Ever since her fifth birthday last July, I’ve been trying to get my daughter, Alice, to ride a big girl bike.
She wouldn’t do it. She wanted to stay with the training wheels. Alice is often reticent to try things, from sharing a new idea to exploring physical activities. If I can convince her to attempt something different (soccer, monkey bars) she usually ends up loving it and excelling as well, but the first push is often hard.
When I pushed with the bike, she just resisted. She was scared. She’d seen her sister fall and scrape her knees. I think healthy risk-taking builds real self-esteem, and I want my kids to learn how to take risks. And that you can fall and get up again and all that. But I didn’t want to push too hard, making her resist even more. Every time I asked her if she wanted the training wheels off, she’d yell “NO!”
Then last Saturday night, I read her one of a pile of new books I’d collected with female protagonists to read to my kids and review on Reel Girl: Sally Jean the Bicycle Queen. Sally Jean starts out as a baby in a seat on the back of her mama’s bike, progresses to a tricycle, training wheels, a two-wheeler, and by the end of the book can build her own bike. This kid is supercool.
So on Monday, the President’s Day holiday, as we were all heading to the park, Alice asked her dad to take her training wheels off. No prompting from us. We tried to remain calm. I resisted my urge to leap up and down, clapping. Instead, I went ahead to the park with her two older sisters so they wouldn’t rush her. Alice showed up about ten minutes later on a real two wheeler, her dad holding her seat to help her balance. For the next hour, he and I took turns practicing with her until our backs couldn’t take it anymore. She looked so happy and proud afterwards, I wanted to cry.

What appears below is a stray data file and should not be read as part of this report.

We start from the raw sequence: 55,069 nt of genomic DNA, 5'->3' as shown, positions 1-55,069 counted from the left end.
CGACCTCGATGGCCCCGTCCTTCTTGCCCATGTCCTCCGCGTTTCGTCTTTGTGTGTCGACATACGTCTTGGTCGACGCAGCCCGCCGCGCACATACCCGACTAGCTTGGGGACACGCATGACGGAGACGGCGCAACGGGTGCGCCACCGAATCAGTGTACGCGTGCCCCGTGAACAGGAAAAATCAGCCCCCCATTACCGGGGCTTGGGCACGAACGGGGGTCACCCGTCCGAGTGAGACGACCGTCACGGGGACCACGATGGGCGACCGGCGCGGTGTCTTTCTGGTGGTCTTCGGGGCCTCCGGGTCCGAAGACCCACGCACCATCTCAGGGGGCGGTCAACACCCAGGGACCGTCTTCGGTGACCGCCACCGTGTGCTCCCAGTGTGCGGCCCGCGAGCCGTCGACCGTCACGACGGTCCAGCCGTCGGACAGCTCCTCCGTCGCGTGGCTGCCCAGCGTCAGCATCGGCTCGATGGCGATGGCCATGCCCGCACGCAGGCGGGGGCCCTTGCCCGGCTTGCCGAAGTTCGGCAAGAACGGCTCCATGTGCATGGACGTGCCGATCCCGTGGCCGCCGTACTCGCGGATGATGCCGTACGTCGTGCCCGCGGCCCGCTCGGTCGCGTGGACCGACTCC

So coincidence or heroine-influenced?
This event seriously convinced me– as if I wasn’t convinced enough already– how important it is for kids to see girls being brave and taking risks in books, movies, and toys. If you can’t see it, you can’t do it or be it. Or maybe you can, but it’s much harder. You can talk to your kid until you’re blue in the face, but if you show her, she can learn so much quicker. She sees a “peer’ doing what she wants to do, not her mom babbling on about another thing.
Thank you Cari Best for writing Sally Jean the Bicycle Queen. You influenced my daughter’s life. Reel Girl rates Sally Jean the Bicycle Queen ***GGG*** Buy this book for your sons and daughters, especially if they need a push trying out a big kid bike.
Here’s happy Alice with her happy dad.